Maximilian I was the only monarch of the Second Mexican Empire. He was a younger brother of the Austrian emperor Franz Joseph I. After a distinguished career in the Austrian Navy as its commander, he accepted an offer by Napoleon III of France to rule Mexico, conditional on a national plebiscite in his favour. France invaded the Mexican Republic in the winter of 1861, as part of the War of the French Intervention. Seeking to legitimize French rule in the Americas, Napoleon III invited Maximilian to establish a new pro-French Mexican monarchy. With the support of the French army and a group of conservative Mexican monarchists hostile to the liberal administration of the new Mexican president, Benito Juárez, Maximilian traveled to Mexico and declared himself Emperor of Mexico on 10 April 1864.

Territorial divisions throughout Mexican history were generally linked to political change and programs aimed at improving the administrative, country's economic and social development. On 3 March 1865, one of the most important decrees of the government of Maximilian, the first division of the territory of the new Empire, was issued and published in the Journal of the Empire on 13 March. The reorganization was accomplished by Manuel Orozco y Berra (1816–1881), and was made according to the following rules:

This division was of great importance, because geographical features and projected development were taken into account for the delimitation of the jurisdictions. [1]

The territorial division of the Second Mexican Empire was used for a short period because the Empire was overthrown in early 1867 with the execution of Maximilian I. The Federal Republic, and its former divisions, were restored in that year.


Several of the former borders of the states and territories in northern Mexico remain unclear. The northern border of Sonora, for example, is described in various ways, either as the Gila River or the Colorado River. The list of acts is not affected by this confusion, but the associated maps contain the following uncertainties and omissions:

Some of the borders of states in the north, and in northeast Texas, before independence and the Mexican Cession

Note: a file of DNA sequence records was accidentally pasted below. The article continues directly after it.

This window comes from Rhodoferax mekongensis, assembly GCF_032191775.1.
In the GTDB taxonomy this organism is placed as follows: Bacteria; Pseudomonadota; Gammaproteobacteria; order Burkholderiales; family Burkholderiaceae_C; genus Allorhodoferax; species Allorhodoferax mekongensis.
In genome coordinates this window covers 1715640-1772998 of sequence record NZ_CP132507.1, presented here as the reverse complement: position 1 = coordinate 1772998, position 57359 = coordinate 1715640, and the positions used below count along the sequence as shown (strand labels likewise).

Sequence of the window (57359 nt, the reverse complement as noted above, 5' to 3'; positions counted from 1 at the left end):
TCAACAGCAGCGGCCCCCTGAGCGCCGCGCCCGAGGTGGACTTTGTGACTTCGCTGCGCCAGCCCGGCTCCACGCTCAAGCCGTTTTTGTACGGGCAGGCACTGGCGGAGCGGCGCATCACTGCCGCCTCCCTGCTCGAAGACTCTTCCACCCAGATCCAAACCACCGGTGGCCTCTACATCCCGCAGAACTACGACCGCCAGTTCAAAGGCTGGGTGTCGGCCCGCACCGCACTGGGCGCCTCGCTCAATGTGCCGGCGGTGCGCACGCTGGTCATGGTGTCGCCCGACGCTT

Territorial evolution of Mexico


From Independence to the Constitution of 1824
Mexico 1821.PNG
September 27, 1821
The territorial organization of the First Mexican Empire was the largest extension of Mexico as an independent country: 4,925,283 km2.[ citation needed ]

The 24 intendencies of the Empire were:

Mapa Mexico 1823.PNG
May 21, 1823
Territorial organization under the interim government of Mexico after the establishment of the Republic on May 21, 1823, and before the decree of the Constitutive Act of the Mexican Federation on January 31, 1824 - the period between the end of the First Mexican Empire and the creation of the Federal Republic of the United Mexican States.

After the end of the empire, the Central American provinces decided not to be part of Mexico. Chiapas (part of Guatemala) was not yet part of Mexico, while the region of Soconusco proclaimed its independence of Mexico on 24 July 1824, and was formally annexed by the Federal Republic of Central America on August 18, 1824.


From the Constitution of 1824 to the Constitution of 1857
Mexico 1824.PNG
October 4, 1824
The Constitution of 1824 officially established the United Mexican States.

The constitution organized the country in 19 states and four territories. The order of the states is determined by the date of accession to the federation, listed in the order in which the constitutional congress of the state was instated. The 19 founding states were: [2]

OrderNameDate of Admission to FederationInstallation date of the Congress
San Luis Potosí
Sonora y Sinaloa
Nuevo León
Coahuila y Texas

The four federal territories were:

Alta California
Baja California Territory
Colima Territory
Nuevo México Territory
Mapa de Mexico 1824 2.PNG
November 18, 1824
The Federal District was established around the City of Mexico, separating it from the State of Mexico. The Federal District was originally a perfect circle with an area of 220 square kilometres (85 sq mi), centered on the Zócalo (Constitution Square). In 1854, Antonio López de Santa Anna enlarged the Federal District's area to 1,700 square kilometres (660 sq mi), before it was reduced to the current 1,479 square kilometres (571 sq mi) between 1898 and 1902, during the rule of Porfirio Díaz. This map shows only the current area of the Federal District.
Mapa de Mexico 1824 3.PNG
November 24, 1824
The Tlaxcala Territory was created out of part of the state of Puebla.
Mapa Mexico 1830.PNG
October 14, 1830
Sonora and Sinaloa became separate states.

Created as a state:

OrderNameDate of Admission
14-10-1830 [3]
Mapa de Mexico 1835 1.PNG
May 23, 1835 [4]
The Aguascalientes Territory was created out of part of the state of Zacatecas.
Mapa Mexico 1836.PNG
April 21, 1836
The region of Texas of the state of Coahuila y Texas declared its independence. The rest of the state was named Coahuila. The Treaties of Velasco ended the Texas Revolution on May 14, 1836 with the creation of the independent Republic of Texas.
Mapa Mexico 1837.PNG
Texas published a map claiming the Rio Grande as its border with Mexico and not the Nueces River, the border since the Spanish colonial era. [5] The Mexican Congress rejected the Treaties of Velasco signed by Antonio López de Santa Anna, arguing that Santa Anna had no authority to grant independence to Texas.
Mapa Mexico 1840 1.PNG
January 17, 1840